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Northern Neck Fishing Report - May 2008«Back to View Articles | Back to All Articles
5/1/2008 - Chesapeake Angler Magazine

Virginia Fishing Reports – May 2008

The lastest Northern Neck Chesapeake Bay Saltwater Fishing news and advice from Capt Rick Lockart plus Missy Fike's Freshwater Fishing Report for the Neck and Northern Virginia.  Also available are the archived reports back to 2006 for those wishing to track or review trends. 

Click here for Fishing Report Archives        Click HERE for Freshwater Fishing Report

 

Northern Neck Charter Boat Directory

 

Virginia Saltwater Fishing Reports

By Captain Rick Lockart 

May's Forecast

May is the month that striped bass fishing returns to the Bay; however, of the thousand or so citations that are given each year for striped bass, less than one percent are given in May. Yes, tons of money will be spent catching the striped wonder, but the quality fish will be your red and black drum. From the middle of the month on, depending on water temperature, these fish, along with flounder, spadefish, speckled trout, croaker, and even togs (early in the month) will far out-number the striper in paper. 

Nevertheless, the rockfish will be the species of choice for at least the upper portion of the Bay. Tuna will be the primary target offshore. Sea bass will have returned to the inshore wrecks, though their size does not rival the offshore wrecks of February, March, and April. Tilefish will still be available to those who venture offshore on nice days. Bluefish will be making a showing, and some will even sneak out to be the first to catch a cobia, but that could be pushing it.

I made an error last month when I slipped and reported the legal size of flounder was 19 ˝ inches, instead of the actual 19 inches. It’s nice to know that someone caught this error and reported it. It leads me to remind all state fishermen to have size and creel limits in possession while fishing. I often hear fishermen asking others over the radio what the legal size is for fish they just caught and wonder why that is. It’s nice to have others willing to share that information, but it’s better to have that information with you and not have to depend upon others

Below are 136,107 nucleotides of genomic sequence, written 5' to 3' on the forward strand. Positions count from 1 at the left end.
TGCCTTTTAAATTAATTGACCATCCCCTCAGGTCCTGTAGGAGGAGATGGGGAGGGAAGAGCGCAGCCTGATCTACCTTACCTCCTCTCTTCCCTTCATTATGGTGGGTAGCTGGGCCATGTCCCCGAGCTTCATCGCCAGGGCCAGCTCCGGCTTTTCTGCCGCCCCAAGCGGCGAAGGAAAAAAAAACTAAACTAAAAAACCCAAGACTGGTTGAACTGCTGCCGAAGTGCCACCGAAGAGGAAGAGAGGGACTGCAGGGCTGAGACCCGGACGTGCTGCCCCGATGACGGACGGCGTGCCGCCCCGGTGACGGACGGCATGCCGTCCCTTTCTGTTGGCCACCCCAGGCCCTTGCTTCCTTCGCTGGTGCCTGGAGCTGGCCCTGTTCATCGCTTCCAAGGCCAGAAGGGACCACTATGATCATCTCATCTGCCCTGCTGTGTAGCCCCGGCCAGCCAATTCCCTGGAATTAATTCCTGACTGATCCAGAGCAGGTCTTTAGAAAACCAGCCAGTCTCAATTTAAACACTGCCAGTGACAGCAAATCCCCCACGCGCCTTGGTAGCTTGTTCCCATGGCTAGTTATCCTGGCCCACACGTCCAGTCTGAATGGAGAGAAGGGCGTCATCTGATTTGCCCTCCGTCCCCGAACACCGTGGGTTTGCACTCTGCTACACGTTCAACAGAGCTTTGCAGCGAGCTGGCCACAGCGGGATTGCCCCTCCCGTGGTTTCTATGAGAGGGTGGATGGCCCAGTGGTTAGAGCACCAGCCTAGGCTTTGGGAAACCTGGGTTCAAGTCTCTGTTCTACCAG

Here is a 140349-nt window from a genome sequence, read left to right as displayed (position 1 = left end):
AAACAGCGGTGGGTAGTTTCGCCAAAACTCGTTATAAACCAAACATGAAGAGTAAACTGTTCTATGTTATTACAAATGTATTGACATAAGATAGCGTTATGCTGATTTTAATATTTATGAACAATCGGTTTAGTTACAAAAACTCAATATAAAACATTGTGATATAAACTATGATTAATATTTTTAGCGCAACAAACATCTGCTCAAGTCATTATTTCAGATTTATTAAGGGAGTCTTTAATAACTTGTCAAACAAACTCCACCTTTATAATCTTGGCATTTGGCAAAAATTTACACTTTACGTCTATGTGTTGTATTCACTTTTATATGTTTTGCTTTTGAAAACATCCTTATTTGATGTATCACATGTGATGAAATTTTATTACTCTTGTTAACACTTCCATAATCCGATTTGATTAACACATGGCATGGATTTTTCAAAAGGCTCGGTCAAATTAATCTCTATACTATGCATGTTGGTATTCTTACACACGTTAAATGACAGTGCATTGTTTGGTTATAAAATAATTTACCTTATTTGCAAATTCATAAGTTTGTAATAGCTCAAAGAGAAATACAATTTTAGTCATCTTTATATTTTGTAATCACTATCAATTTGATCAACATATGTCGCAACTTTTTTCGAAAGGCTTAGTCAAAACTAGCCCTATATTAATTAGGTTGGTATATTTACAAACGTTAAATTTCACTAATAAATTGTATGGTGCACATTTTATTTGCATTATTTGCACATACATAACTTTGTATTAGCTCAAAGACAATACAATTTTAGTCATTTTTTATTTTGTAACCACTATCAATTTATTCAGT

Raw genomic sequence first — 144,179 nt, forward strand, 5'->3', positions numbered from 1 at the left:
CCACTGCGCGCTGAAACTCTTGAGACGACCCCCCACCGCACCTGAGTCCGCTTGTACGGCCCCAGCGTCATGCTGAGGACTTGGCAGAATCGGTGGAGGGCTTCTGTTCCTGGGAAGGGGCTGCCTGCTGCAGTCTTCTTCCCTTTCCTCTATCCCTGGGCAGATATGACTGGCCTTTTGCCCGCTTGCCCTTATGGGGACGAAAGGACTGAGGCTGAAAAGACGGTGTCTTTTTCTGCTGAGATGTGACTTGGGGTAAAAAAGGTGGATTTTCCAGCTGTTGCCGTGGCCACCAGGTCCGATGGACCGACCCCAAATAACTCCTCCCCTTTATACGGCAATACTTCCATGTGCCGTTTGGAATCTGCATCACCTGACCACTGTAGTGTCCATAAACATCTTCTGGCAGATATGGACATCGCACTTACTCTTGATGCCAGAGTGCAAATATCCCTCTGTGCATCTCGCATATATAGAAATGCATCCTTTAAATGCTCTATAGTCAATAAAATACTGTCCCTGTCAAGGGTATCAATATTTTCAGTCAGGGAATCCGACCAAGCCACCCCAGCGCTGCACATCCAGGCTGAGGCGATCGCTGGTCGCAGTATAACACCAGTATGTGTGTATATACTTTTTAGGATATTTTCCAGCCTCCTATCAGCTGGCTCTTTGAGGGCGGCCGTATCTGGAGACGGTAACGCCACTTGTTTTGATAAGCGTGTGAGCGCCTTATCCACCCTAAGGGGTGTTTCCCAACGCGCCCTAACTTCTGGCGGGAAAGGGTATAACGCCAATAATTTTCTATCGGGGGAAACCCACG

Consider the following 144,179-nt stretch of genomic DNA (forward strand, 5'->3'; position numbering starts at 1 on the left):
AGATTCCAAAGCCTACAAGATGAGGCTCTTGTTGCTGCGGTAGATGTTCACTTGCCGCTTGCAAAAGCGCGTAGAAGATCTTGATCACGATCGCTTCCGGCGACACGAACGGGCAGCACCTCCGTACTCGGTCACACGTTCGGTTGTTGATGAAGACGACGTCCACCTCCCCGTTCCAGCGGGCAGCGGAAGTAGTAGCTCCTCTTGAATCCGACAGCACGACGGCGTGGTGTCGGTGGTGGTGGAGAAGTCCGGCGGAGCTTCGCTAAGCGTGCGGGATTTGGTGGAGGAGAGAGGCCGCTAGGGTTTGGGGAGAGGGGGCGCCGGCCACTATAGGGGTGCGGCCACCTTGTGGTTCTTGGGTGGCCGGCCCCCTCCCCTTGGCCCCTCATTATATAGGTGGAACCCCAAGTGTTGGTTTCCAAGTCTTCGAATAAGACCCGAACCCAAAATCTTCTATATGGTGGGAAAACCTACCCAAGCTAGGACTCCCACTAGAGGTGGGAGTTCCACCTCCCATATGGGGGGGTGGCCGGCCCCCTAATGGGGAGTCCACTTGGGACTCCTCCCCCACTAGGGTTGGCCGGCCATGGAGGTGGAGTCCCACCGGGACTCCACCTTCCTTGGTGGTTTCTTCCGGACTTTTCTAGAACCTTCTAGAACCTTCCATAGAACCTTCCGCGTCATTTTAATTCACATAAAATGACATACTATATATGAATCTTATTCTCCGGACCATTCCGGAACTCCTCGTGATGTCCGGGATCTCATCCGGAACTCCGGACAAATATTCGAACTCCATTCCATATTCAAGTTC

Eastern Shore
Capts. Len Buchta (757-824-4427) and Bill Letora (888-389-5603) will concentrate their efforts offshore for the yellowfin and the occasional bluefin. Later in the month, dolphin might show, and there’s always a chance that a white marlin might show in your spread. Trolling continues to be the preferred means of fishing. Inshore, Capt. Rob Savage (757-678-0063) will fish for red drum on the ocean side. Capt. Michael Quade (804-694-9052), Capt. Neil Lessard (757-678-0966), and Capt. Dale Ballard (757-678-7717) will be fishing for both red and black drum (black primarily), though fishing for flounder, croaker, and striped bass is not out of the question. Capt. Mike Handforth (757-336-6861), a light tackle specialist from Chincoteague, is looking forward to a successful month of fishing for flounder. Croaker of size, generally show in June, but that’s not to say that Mike won’t be trying.